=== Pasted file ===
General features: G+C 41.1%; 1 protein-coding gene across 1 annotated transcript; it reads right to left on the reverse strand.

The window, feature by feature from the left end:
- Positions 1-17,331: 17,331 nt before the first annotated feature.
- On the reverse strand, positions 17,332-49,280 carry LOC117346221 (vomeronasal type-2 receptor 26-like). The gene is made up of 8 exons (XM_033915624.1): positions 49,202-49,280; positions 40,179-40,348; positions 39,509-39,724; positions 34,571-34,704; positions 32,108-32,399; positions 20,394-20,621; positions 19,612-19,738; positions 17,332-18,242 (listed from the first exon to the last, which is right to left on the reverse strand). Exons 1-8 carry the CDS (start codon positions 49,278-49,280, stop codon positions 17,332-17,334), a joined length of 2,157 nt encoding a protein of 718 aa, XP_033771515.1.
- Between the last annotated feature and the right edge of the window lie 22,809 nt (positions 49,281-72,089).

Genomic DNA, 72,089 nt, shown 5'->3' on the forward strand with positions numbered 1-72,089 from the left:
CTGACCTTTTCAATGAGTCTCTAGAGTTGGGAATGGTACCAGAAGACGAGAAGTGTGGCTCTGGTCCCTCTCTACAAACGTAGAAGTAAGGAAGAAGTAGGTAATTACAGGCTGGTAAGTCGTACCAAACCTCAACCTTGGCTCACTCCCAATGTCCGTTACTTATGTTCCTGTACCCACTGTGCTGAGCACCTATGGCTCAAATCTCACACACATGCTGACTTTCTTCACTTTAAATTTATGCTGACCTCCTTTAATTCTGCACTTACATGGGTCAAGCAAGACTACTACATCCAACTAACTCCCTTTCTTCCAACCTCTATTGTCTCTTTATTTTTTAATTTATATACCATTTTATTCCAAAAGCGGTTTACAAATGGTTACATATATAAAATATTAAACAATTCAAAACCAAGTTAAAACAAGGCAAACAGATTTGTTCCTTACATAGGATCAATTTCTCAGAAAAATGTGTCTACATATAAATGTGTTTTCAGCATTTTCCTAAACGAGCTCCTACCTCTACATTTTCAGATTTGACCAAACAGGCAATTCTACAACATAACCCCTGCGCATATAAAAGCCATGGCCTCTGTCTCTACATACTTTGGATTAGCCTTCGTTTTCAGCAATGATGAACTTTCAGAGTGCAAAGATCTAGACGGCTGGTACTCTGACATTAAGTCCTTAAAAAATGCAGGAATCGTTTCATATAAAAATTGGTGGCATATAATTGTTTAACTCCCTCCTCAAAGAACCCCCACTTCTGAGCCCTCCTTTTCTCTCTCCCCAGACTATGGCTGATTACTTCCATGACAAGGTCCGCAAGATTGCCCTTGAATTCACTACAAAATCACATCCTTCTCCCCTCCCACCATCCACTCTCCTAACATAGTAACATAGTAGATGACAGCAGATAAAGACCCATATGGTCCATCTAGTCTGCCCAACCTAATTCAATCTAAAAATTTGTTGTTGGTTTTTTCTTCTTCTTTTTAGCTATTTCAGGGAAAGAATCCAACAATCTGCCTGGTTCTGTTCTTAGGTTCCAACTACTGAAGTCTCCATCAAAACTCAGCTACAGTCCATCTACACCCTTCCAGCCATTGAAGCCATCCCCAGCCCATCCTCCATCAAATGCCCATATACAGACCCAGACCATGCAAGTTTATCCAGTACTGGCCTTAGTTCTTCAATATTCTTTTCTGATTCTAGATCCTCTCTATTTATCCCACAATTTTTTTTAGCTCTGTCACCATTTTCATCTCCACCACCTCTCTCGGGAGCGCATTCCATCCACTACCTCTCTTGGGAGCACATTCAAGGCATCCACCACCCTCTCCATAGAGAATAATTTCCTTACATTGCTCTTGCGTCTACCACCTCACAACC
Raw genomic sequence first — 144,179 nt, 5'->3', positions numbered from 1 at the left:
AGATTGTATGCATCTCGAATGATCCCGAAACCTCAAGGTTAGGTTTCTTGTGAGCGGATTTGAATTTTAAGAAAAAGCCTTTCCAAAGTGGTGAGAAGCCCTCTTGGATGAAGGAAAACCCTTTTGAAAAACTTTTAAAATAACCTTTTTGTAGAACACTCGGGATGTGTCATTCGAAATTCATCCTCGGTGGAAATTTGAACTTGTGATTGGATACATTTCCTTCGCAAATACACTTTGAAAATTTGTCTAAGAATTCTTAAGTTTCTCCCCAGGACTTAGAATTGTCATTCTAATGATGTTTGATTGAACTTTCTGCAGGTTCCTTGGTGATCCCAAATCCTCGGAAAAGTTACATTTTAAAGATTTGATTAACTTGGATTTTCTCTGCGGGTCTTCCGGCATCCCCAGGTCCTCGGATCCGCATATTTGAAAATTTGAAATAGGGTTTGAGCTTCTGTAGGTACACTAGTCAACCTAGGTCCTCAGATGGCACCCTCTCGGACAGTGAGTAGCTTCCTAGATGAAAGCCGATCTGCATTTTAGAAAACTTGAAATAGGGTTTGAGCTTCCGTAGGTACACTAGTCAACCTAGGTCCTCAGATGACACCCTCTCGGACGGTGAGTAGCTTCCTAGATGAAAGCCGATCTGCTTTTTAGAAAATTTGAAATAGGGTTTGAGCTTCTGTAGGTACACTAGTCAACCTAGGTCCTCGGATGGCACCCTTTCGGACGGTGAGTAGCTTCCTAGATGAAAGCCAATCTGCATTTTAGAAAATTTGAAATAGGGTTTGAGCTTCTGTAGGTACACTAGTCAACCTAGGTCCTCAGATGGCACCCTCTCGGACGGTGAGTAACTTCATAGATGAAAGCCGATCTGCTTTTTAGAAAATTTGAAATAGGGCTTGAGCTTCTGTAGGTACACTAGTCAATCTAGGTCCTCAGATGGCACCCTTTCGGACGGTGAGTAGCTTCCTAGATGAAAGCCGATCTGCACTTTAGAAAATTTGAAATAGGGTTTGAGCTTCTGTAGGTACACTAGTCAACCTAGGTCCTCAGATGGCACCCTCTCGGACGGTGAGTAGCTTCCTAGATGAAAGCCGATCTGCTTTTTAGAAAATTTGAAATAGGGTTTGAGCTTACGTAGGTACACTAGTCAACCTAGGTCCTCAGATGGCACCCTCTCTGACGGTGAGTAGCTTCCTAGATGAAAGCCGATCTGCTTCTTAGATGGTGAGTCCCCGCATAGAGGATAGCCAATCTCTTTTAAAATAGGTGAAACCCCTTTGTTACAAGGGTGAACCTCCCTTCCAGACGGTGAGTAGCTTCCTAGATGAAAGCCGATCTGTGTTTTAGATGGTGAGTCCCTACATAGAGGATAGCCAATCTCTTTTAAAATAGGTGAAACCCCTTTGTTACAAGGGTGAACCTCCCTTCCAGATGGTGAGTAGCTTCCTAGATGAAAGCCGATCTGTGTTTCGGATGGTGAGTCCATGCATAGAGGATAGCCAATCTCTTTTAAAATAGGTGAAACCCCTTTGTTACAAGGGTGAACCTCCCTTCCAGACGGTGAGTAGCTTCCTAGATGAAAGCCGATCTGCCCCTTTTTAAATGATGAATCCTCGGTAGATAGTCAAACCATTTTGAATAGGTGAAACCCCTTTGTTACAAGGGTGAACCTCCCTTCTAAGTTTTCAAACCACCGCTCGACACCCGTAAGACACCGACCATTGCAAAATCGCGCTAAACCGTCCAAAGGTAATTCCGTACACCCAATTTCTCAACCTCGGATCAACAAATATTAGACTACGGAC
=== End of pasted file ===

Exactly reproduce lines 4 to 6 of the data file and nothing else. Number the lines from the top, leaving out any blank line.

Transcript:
- On the reverse strand, positions 17,332-49,280 carry LOC117346221 (vomeronasal type-2 receptor 26-like). The gene is made up of 8 exons (XM_033915624.1): positions 49,202-49,280; positions 40,179-40,348; positions 39,509-39,724; positions 34,571-34,704; positions 32,108-32,399; positions 20,394-20,621; positions 19,612-19,738; positions 17,332-18,242 (listed from the first exon to the last, which is right to left on the reverse strand). Exons 1-8 carry the CDS (start codon positions 49,278-49,280, stop codon positions 17,332-17,334), a joined length of 2,157 nt encoding a protein of 718 aa, XP_033771515.1.
- Between the last annotated feature and the right edge of the window lie 22,809 nt (positions 49,281-72,089).

Genomic DNA, 72,089 nt, shown 5'->3' on the forward strand with positions numbered 1-72,089 from the left: